50. Nachum says:

    “But who the heck are you to say what we should or should not do with it?”

    If someone is paying for another’s food, yes, he does have a right to say what food is consumed.

  51. Anonymous says:

    >I find that the only people who say this are those who don’t drink CY and are looking to justify their reasoning.

    Nice. And I find that for many years I bought CY milk that spoiled, and when on occasion I have no choice and buy CY milk I find that it continues to spoil. Many of my friends say the same thing, including those who only drink CY anyway.

    >No, I do not want to turn this into a “should you or shoudn’t you drink CY” and have all the Fans of Rav Moshe’s psak (though the same people likely ignore his tuna fish Psak) come out of the woodwork. All I can say is that over the past 18 years living in the 5T I can probably count the number of times I had to pour spoiled milk down the drain using my fingers.

    The reason why one can drink non-CY milk does not begin or end with RMF. The Pri Chodosh is chopped liver? And even he was not the first one, since his whole thing is the edus that in Amsterdam they were not makpid. Furthermore, do you think Orthodox American Jews did not drink non-CY milk before RMF? R. Henkin permitted it earlier as well. So RMF and tuna fish is irrelevant.

  52. IH says:

    Looking at the RCA site, I just noticed this 2010 statement apropos this thread and the recent discussions on Magen Tzedek: http://www.rabbis.org/news/article.cfm?id=105520

    “Among the provisions of the guidelines are:
    • All US kashrut agencies are urged to adopt transparent policies for withdrawing approval from companies engaged in significant wrongdoing.
    • Kashrut inspectors should have clear procedures for reporting to agencies on problems they encounter.
    • Effective and equitable responses to reports of wrongdoing should be developed and implemented. There should be fair and equitable policies for following up on any problems detected.
    • The Task Force also released sample materials to help ease adoption of the guidelines. In particular, they provide sample contract language for agencies to formalize their expectation of companies under their supervision that kashrus approval is dependent on law-abiding behavior, and a sample training module for kosher agency staff

    The guidelines include a list of legal offenses which should be considered significant wrongdoing, including
    • misleading the consumer
    • neglecting the health and safety of the customer, employees, or the public; and
    • mistreatment of animals.”

  53. Y. Aharon says:

    I note that nothing is mentioned in the posted blurb about methods used to insure that the raw milk is derived from perfectly healthy cows and is hygenic. The emphasis is on the alleged happiness of the cows, the ‘wholesomeness’ of any contained bactera, and the frumkeit of the mashgichim. I second those who advocate avoiding such a product.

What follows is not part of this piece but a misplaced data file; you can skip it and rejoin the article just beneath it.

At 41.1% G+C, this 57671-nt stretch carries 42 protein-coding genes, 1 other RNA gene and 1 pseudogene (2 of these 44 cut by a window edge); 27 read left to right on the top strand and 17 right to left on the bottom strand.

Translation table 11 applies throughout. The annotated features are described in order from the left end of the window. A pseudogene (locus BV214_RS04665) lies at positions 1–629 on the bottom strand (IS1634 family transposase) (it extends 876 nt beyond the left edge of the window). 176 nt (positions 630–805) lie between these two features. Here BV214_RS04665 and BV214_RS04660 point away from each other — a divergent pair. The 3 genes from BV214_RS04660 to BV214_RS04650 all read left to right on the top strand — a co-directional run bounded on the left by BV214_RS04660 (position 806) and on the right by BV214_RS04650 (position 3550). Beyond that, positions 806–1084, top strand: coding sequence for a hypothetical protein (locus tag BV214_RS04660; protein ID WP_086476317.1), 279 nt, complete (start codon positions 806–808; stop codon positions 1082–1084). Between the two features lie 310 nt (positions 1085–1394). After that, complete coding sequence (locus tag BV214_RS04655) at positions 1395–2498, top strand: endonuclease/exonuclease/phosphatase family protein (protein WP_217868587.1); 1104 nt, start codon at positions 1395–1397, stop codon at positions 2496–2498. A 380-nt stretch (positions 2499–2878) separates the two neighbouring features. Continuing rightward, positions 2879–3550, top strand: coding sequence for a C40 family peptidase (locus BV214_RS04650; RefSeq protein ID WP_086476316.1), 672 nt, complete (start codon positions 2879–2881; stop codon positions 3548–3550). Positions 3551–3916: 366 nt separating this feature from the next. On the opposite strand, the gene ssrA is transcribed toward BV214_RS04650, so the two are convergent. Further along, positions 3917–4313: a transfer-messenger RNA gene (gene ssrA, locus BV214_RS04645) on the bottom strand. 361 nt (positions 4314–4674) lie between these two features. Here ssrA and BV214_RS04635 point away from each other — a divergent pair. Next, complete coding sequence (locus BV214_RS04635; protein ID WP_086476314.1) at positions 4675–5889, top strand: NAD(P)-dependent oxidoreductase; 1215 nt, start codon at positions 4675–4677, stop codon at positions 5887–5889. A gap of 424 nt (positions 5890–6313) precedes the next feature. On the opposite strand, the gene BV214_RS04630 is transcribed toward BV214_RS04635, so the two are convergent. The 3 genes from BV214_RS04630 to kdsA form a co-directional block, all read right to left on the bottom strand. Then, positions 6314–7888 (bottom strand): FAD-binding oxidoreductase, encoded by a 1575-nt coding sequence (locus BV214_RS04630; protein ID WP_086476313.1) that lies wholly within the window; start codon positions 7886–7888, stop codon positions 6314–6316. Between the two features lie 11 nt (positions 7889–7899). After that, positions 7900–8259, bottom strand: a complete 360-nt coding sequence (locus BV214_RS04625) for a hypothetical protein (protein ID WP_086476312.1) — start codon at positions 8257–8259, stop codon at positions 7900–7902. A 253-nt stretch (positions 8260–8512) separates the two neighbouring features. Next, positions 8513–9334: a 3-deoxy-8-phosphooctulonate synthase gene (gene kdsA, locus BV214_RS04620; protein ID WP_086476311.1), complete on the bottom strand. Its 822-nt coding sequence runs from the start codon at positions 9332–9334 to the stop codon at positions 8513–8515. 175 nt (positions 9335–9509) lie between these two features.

54. MiMedinat HaYam says:

    i’m not going to read all the posts now, but i see he has a minyan of cows to daven shacharit. mincha — sometimes. maariv — only when its sfira.

    2. seriously — back in sleep away camp days (in the end of the catskills) they served for a couple of weeks “country bottled milk” chalav yisrael. it said on the carton that its only authorized for sale in the catskills, its NOT pasteurized, and it has a two day shelf life. it was VERY DELICIOUS. you could tell how fresh, etc it was. too bad we cant get it now.

  55. Daniel Kronengold says:

    Perhaps the general thrust of the raw milk sale is wrong, but the ad does bring up a few important issues. First of all, the grain diet of farm cows tends to be unhealthy and anti-environmental. Also, I spoke to a fellow who worked as a dairy CY mashgiach, and it sounds like it was a Gehinnom–involving living life in isolation, without even davening in a shul on Shabbos. And being withhold pay by the “frum” dairy owner.

  56. Roland Thomson says:

    Louis Pasteur must be turning over in his grave.

  57. c y says:

    Can this milk be drunk Pesach Sheni cake

  58. zalman says:

    isn’t it possible that this is a hoax?

  59. Þanbo says:

    My milk/ brings all the rovs to the yard/
    and that’s right, it’s frummer than yours
    that’s right, it’s frummer than yours
    I could milk some, but I’d have to charge

    Sorry, but that’s what the headline suggested – a rather dirty/suggestive song.

    On a more serious note, where does this milk come from? The ad doesn’t say.

    Apparently, I had a great-uncle named Shmeelik Grynszpan, who was a farmer in Sullivan County. The family was still upstate when my parents visited them like 40 years ago, but I have no idea where they are now.